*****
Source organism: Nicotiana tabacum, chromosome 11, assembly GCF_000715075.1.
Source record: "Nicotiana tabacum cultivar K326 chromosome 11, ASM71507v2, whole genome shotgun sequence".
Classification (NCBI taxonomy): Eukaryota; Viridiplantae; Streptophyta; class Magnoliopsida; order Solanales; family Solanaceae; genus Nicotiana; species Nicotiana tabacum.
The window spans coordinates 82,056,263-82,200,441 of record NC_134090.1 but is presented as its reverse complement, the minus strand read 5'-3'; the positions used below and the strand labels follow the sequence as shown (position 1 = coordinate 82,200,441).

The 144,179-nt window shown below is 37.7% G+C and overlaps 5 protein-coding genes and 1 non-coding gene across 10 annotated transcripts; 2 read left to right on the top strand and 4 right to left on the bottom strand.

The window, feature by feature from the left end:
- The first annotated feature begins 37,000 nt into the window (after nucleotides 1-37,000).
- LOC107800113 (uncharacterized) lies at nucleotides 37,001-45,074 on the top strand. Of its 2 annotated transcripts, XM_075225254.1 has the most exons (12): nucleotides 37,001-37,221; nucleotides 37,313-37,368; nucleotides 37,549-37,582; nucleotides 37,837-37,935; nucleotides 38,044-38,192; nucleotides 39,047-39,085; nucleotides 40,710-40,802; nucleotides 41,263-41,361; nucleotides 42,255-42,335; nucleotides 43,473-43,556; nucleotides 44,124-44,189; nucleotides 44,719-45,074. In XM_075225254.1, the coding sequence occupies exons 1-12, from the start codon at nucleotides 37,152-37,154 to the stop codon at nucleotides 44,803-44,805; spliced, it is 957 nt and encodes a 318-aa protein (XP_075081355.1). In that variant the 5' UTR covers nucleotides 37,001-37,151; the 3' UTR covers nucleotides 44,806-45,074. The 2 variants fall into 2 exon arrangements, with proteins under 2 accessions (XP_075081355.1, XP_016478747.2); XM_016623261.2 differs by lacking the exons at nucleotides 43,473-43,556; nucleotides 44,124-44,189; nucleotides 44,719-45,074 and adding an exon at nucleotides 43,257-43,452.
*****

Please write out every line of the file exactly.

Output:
Source organism: Nicotiana tabacum, chromosome 11, assembly GCF_000715075.1.
Source record: "Nicotiana tabacum cultivar K326 chromosome 11, ASM71507v2, whole genome shotgun sequence".
Classification (NCBI taxonomy): Eukaryota; Viridiplantae; Streptophyta; class Magnoliopsida; order Solanales; family Solanaceae; genus Nicotiana; species Nicotiana tabacum.
The window spans coordinates 82,056,263-82,200,441 of record NC_134090.1 but is presented as its reverse complement, the minus strand read 5'-3'; the positions used below and the strand labels follow the sequence as shown (position 1 = coordinate 82,200,441).

The 144,179-nt window shown below is 37.7% G+C and overlaps 5 protein-coding genes and 1 non-coding gene across 10 annotated transcripts; 2 read left to right on the top strand and 4 right to left on the bottom strand.

The window, feature by feature from the left end:
- The first annotated feature begins 37,000 nt into the window (after nucleotides 1-37,000).
- LOC107800113 (uncharacterized) lies at nucleotides 37,001-45,074 on the top strand. Of its 2 annotated transcripts, XM_075225254.1 has the most exons (12): nucleotides 37,001-37,221; nucleotides 37,313-37,368; nucleotides 37,549-37,582; nucleotides 37,837-37,935; nucleotides 38,044-38,192; nucleotides 39,047-39,085; nucleotides 40,710-40,802; nucleotides 41,263-41,361; nucleotides 42,255-42,335; nucleotides 43,473-43,556; nucleotides 44,124-44,189; nucleotides 44,719-45,074. In XM_075225254.1, the coding sequence occupies exons 1-12, from the start codon at nucleotides 37,152-37,154 to the stop codon at nucleotides 44,803-44,805; spliced, it is 957 nt and encodes a 318-aa protein (XP_075081355.1). In that variant the 5' UTR covers nucleotides 37,001-37,151; the 3' UTR covers nucleotides 44,806-45,074. The 2 variants fall into 2 exon arrangements, with proteins under 2 accessions (XP_075081355.1, XP_016478747.2); XM_016623261.2 differs by lacking the exons at nucleotides 43,473-43,556; nucleotides 44,124-44,189; nucleotides 44,719-45,074 and adding an exon at nucleotides 43,257-43,452.